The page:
9 Tips for Preventing Burnout in Your Small Business
Sadly, employee burnout is very, very real in small businesses – your employees probably wear a lot of different hats and work longer hours than employees at larger companies. That added stress can lead to burnout fast, if you’re not careful.
You’ve probably seen the signs of burnout – an employee is completely overwhelmed, exhausted, and constantly panicked. Or, they’ve started to hate their job and are in a terrible mood all the time.
When an employee starts to feel burnt out, they could consider leaving the company, start fighting with coworkers, become less productive, and start disrupting their coworkers’ productivity, too. It’s not something anyone wants to happen.
What Causes Burnout?
Understanding the causes of burnout can help you figure out how to step in if an employee starts to feel overwhelmed. We’ve also included a few tips on how to prevent your employees from ever reaching that point.
Being Pulled in Multiple Directions
When you work for a small business, you kind of expect to wear multiple hats, but if you keep getting pulled in too many directions, you’ll get tired of it really quickly.
These employees are in danger of becoming burnt out if they’re constantly having to multitask (like having to send out emails to one department while in a meeting with another department) or having to work overtime just to get everything done.
If an employee never received a good job description, or if their job has changed a lot since you hired them, they might not really know what their job is. If an employee isn’t sure what they’re supposed to be doing, they’ll feel like they don’t have enough information to do their job properly, which can cause them to feel overwhelmed.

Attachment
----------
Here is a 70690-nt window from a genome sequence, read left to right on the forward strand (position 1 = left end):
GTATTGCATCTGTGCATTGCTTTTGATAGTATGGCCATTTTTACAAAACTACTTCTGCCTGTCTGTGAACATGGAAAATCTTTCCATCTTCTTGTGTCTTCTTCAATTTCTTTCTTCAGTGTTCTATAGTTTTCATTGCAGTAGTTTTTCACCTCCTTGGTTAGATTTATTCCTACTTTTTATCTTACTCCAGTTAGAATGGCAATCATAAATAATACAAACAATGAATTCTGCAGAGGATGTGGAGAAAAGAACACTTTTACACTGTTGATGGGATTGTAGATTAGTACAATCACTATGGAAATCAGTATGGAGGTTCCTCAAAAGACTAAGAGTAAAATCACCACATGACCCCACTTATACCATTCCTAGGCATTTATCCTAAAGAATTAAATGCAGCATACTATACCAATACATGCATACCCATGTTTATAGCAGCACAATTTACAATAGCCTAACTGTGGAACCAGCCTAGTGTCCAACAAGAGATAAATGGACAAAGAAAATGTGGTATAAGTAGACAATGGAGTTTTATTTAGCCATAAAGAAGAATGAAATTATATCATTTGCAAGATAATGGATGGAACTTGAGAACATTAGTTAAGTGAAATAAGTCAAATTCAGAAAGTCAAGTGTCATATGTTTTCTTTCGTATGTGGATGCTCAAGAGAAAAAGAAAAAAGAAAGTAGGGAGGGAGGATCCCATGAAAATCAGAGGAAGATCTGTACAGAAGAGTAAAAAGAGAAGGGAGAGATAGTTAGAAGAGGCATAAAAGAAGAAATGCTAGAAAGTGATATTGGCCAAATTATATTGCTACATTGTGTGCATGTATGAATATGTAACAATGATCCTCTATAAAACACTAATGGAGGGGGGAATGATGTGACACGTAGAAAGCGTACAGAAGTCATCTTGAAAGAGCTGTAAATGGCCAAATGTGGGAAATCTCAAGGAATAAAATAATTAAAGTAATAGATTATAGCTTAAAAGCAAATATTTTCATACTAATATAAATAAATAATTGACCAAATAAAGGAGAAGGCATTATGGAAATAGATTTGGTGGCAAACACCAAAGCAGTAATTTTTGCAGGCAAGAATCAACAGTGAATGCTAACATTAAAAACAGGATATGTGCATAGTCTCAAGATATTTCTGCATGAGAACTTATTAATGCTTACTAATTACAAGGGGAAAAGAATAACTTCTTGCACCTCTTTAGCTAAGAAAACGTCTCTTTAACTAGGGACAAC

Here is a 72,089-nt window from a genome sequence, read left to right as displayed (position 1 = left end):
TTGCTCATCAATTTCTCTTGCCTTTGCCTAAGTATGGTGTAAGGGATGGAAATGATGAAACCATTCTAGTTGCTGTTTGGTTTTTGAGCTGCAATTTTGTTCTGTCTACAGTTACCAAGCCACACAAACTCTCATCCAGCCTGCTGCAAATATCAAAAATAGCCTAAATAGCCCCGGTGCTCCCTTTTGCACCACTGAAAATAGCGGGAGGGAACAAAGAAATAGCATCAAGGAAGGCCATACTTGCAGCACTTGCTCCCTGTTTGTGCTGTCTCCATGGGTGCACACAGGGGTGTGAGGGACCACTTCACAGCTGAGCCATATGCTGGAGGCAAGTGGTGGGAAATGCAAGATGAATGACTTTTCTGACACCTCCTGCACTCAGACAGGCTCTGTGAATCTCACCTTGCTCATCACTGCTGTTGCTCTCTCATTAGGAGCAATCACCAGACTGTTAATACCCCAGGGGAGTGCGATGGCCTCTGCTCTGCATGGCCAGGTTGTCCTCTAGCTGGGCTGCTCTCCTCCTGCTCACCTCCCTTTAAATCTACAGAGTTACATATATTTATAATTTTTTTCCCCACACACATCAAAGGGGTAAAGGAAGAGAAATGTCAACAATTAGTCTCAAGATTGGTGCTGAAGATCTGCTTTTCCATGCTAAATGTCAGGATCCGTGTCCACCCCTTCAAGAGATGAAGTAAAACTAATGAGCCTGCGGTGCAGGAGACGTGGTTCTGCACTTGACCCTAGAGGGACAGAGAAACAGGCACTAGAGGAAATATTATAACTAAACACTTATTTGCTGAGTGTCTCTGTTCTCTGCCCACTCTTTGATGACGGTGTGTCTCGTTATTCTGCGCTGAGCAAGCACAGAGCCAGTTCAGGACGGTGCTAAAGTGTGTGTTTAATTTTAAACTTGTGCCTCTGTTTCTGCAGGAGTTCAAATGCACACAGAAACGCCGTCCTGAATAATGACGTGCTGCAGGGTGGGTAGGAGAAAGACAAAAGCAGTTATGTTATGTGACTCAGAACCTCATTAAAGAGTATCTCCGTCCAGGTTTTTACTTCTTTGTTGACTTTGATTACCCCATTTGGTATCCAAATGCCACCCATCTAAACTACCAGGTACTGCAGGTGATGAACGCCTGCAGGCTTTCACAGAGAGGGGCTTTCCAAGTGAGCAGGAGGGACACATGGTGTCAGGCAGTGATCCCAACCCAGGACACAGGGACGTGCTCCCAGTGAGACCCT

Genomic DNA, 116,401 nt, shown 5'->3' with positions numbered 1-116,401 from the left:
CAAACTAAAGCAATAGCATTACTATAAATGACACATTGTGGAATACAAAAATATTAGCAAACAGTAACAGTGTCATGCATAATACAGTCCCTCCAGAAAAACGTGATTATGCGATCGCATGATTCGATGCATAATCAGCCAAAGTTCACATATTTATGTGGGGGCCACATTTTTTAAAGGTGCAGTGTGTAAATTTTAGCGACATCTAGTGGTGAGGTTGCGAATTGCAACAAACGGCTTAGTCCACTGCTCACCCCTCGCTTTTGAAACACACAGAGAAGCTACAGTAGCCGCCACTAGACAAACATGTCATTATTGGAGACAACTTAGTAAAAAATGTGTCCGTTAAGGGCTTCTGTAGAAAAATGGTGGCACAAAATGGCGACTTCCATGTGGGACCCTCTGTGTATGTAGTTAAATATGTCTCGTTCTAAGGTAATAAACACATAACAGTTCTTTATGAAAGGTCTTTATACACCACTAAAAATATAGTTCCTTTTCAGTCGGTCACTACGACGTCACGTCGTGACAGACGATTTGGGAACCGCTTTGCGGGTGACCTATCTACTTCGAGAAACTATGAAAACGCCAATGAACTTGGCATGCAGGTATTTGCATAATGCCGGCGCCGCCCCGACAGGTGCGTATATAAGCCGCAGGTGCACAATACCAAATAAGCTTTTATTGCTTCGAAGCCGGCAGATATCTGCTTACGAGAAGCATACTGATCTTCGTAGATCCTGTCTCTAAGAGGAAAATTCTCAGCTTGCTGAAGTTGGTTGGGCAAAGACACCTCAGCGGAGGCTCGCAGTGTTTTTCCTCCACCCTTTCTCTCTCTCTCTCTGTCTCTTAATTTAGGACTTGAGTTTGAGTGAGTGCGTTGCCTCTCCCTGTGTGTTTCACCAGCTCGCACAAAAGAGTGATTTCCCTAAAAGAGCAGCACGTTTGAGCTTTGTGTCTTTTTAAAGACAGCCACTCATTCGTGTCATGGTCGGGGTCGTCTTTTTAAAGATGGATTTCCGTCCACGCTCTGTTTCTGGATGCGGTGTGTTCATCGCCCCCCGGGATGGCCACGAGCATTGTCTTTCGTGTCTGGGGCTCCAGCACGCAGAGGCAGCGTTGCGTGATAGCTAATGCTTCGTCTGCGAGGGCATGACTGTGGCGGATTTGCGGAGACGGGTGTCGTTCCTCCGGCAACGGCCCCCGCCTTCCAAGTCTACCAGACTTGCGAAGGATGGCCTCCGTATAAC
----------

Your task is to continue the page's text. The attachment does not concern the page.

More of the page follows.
Lack of Resources
If an employee doesn’t feel like they’ve had adequate training or that they have the resources they need to do their job well, they’re not going to feel good about the job they’re doing.
Lack of Support
No matter how independent an employee is, they still need some support from their boss and coworkers. If they have that support, they’ll be less stressed about an upcoming deadline because they know they can ask for help.
Lack of Feedback
How often do you give your employees feedback about how well they’re doing their job? If you don’t get them much feedback, they might feel like they’re doing a terrible job, even if they’re doing well (or vice versa).
Lack of Rewards
Everyone wants to know that the work they’re doing is noticed and appreciated. If you’re not genuinely thanking your employees or paying them what they’re worth, they’ll feel like their work is unimportant.
Some people’s personalities set them up to become burnt out.
They might naturally think that everything is out of their hands, so they’ll blame failures on other people and successes on luck. When you feel like outside forces are responsible for everything, it can be easy to get tired of your job.
Other people might like so much control that they end up working themselves to the bone.
The Wrong Fit for a Job
If you hired someone because they were the perfect fit for the company, but not necessarily the right fit for the job, it can cause problems. The person might feel like they don’t have the necessary skills to do the job, so they’ll be overwhelmed.